STERLING, Va. — The Transportation Security Administration (TSA) released its annual list of Top 10 "unusual good catches" detected at airports in 2020, and Dulles International Airport happened to rank 7th on the list of best security catches.
But what was the item that landed Dulles on the list, you say?
TSA officers found a live military smoke grenade in a traveler’s checked bag in late September 2020.
"As the checked bag was screened, it triggered an alarm and was pulled aside for additional screening, resulting in the need for a TSA officer to inspect the contents of the bag to ensure that there was no threat item inside," TSA said in a press release.
Upon opening the carry-on bag, a TSA officer found a military smoke canister labeled “Smoke/Yellow” with a triggering device at the top similar to those on hand grenades. Authorities described the canister as olive green with bright yellow on the top.
TSA officials notified the Metropolitan Washington Airport Authority Police who located the passenger. The man told officials that he had purchased the canister at a military surplus store several years ago and he believed it was inert.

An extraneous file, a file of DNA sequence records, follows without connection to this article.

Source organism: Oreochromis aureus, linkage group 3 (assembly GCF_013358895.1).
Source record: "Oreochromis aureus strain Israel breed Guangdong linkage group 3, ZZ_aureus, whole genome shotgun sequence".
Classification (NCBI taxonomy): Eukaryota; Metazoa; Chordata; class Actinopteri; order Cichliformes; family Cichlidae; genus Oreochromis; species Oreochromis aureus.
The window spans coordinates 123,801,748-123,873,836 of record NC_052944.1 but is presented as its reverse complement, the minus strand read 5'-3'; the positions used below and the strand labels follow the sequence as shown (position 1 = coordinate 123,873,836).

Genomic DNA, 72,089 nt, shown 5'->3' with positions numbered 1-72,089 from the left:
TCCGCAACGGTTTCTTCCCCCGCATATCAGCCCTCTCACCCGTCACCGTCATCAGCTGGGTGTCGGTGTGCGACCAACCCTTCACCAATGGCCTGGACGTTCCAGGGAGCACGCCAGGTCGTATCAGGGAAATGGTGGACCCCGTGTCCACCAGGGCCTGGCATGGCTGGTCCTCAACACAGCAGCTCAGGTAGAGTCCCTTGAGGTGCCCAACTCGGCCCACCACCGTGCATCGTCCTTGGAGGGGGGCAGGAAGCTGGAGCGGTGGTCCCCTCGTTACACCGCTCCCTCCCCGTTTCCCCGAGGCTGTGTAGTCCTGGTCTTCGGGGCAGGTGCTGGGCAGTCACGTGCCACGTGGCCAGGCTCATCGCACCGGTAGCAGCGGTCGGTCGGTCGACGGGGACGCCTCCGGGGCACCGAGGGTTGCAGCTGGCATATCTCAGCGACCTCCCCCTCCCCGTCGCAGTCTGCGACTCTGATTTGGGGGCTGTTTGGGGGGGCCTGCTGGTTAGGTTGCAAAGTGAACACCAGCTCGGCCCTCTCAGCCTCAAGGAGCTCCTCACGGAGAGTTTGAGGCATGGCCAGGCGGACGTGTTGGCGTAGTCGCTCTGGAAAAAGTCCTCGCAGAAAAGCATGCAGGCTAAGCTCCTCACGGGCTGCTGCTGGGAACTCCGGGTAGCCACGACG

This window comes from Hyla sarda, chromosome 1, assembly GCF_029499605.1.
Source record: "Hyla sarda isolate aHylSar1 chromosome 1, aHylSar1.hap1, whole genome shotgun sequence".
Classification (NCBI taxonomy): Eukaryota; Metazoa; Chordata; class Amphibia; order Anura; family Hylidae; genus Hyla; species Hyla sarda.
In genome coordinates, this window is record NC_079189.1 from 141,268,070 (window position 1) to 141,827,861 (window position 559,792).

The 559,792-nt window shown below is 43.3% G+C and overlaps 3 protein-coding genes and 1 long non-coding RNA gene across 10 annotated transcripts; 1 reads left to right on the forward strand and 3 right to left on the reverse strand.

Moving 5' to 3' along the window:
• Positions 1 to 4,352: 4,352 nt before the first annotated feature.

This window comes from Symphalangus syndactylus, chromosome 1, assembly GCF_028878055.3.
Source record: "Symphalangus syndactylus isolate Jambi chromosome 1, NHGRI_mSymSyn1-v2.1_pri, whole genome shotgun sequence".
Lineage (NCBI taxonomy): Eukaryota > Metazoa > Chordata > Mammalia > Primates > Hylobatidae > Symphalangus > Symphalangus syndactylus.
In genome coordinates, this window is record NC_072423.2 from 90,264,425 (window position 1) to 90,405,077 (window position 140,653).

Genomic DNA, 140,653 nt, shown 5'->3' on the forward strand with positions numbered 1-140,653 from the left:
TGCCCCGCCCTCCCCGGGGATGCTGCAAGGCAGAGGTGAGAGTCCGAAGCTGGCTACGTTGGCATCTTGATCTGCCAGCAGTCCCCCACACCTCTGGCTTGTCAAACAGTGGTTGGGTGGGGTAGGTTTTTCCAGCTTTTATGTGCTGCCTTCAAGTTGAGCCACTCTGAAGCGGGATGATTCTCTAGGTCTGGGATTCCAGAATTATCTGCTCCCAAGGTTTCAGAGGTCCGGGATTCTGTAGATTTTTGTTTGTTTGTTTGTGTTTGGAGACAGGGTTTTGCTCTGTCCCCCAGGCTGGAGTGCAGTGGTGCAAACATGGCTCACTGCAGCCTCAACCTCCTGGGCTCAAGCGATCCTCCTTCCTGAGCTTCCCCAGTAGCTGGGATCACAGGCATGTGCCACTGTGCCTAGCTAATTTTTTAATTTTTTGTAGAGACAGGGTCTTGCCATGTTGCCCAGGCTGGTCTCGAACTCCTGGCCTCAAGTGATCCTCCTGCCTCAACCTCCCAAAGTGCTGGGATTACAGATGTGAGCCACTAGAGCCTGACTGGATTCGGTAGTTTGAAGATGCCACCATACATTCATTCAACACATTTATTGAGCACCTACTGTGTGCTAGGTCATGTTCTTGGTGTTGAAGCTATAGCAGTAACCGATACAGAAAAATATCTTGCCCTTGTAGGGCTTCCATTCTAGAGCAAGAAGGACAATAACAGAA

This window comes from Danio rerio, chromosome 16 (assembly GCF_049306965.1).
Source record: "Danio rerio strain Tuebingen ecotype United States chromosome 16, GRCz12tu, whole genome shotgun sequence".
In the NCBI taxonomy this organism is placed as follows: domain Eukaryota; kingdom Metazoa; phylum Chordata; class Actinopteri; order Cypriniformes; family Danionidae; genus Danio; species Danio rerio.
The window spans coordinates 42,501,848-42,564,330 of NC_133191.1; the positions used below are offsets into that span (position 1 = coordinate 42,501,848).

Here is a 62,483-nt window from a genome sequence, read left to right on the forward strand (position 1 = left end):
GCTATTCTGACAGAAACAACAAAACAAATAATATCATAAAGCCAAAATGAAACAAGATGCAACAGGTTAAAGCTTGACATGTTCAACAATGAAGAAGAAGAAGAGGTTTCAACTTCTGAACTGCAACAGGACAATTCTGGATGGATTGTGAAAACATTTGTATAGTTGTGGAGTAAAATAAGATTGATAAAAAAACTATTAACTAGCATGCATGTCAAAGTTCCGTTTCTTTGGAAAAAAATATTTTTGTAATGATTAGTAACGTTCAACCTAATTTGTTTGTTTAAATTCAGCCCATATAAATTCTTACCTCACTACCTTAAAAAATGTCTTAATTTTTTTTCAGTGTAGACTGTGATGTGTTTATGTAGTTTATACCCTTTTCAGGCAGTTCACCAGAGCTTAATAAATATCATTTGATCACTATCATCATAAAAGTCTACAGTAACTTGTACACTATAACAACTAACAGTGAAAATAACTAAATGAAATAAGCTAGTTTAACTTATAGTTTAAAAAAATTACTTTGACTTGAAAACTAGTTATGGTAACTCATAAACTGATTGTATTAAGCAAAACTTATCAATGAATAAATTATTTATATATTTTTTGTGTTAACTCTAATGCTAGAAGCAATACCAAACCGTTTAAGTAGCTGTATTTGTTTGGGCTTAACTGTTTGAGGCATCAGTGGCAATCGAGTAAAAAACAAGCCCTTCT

A TSA explosives specialist along with the Virginia State Police bomb squad examined the item and the bomb squad removed it from the airport. The item was determined to be a live smoke grenade, authorities said.
Dulles airport is no stranger to interesting catches coming through TSA screening.
Back in February 2020, U.S. Customs and Border Protection (CBP) specialists seized a package of tiny dead birds -- yes, you read that correctly -- in a passenger's bag. According to officials, the traveler arrived on a flight from Beijing, China on Jan. 27, 2020; the traveler's final destination was a home in Prince George's County, Maryland.
During a baggage examination, CBP specialists discovered a package with pictures of a cat and dog that the passenger said was "cat food." The package, according to officials, contained a bunch of unknown small birds, about 2.5 to 3.5 inches in length.
The birds from China, according to CBP officials, are prohibited for import due to the potential threat of highly pathogenic avian influenza. The avian products were seized on behalf of the U.S. Department of Agriculture (USDA) and destroyed by incineration, with USDA approval.